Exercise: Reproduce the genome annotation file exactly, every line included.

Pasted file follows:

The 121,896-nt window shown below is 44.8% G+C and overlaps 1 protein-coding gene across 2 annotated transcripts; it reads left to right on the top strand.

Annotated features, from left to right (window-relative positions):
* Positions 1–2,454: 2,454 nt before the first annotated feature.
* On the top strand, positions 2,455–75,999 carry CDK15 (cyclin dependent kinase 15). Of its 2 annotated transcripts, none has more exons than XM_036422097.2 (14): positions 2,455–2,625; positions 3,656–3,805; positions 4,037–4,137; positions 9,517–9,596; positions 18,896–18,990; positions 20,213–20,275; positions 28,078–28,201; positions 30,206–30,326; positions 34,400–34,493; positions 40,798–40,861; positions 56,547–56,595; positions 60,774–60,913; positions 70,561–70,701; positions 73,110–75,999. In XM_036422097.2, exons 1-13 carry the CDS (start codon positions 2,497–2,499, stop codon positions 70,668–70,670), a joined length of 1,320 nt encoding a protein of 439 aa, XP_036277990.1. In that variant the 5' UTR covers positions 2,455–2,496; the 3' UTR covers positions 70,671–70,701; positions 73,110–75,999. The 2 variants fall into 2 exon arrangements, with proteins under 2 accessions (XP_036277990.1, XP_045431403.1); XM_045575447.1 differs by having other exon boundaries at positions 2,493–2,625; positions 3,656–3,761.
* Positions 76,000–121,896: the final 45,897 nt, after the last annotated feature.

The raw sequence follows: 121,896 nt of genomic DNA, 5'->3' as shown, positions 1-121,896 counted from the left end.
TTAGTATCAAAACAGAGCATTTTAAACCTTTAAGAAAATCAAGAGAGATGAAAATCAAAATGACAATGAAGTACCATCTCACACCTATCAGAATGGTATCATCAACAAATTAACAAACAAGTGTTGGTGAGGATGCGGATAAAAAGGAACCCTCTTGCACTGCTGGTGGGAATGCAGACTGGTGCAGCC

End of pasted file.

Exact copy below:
The 121,896-nt window shown below is 44.8% G+C and overlaps 1 protein-coding gene across 2 annotated transcripts; it reads left to right on the top strand.

Annotated features, from left to right (window-relative positions):
* Positions 1–2,454: 2,454 nt before the first annotated feature.
* On the top strand, positions 2,455–75,999 carry CDK15 (cyclin dependent kinase 15). Of its 2 annotated transcripts, none has more exons than XM_036422097.2 (14): positions 2,455–2,625; positions 3,656–3,805; positions 4,037–4,137; positions 9,517–9,596; positions 18,896–18,990; positions 20,213–20,275; positions 28,078–28,201; positions 30,206–30,326; positions 34,400–34,493; positions 40,798–40,861; positions 56,547–56,595; positions 60,774–60,913; positions 70,561–70,701; positions 73,110–75,999. In XM_036422097.2, exons 1-13 carry the CDS (start codon positions 2,497–2,499, stop codon positions 70,668–70,670), a joined length of 1,320 nt encoding a protein of 439 aa, XP_036277990.1. In that variant the 5' UTR covers positions 2,455–2,496; the 3' UTR covers positions 70,671–70,701; positions 73,110–75,999. The 2 variants fall into 2 exon arrangements, with proteins under 2 accessions (XP_036277990.1, XP_045431403.1); XM_045575447.1 differs by having other exon boundaries at positions 2,493–2,625; positions 3,656–3,761.
* Positions 76,000–121,896: the final 45,897 nt, after the last annotated feature.

The raw sequence follows: 121,896 nt of genomic DNA, 5'->3' as shown, positions 1-121,896 counted from the left end.
TTAGTATCAAAACAGAGCATTTTAAACCTTTAAGAAAATCAAGAGAGATGAAAATCAAAATGACAATGAAGTACCATCTCACACCTATCAGAATGGTATCATCAACAAATTAACAAACAAGTGTTGGTGAGGATGCGGATAAAAAGGAACCCTCTTGCACTGCTGGTGGGAATGCAGACTGGTGCAGCC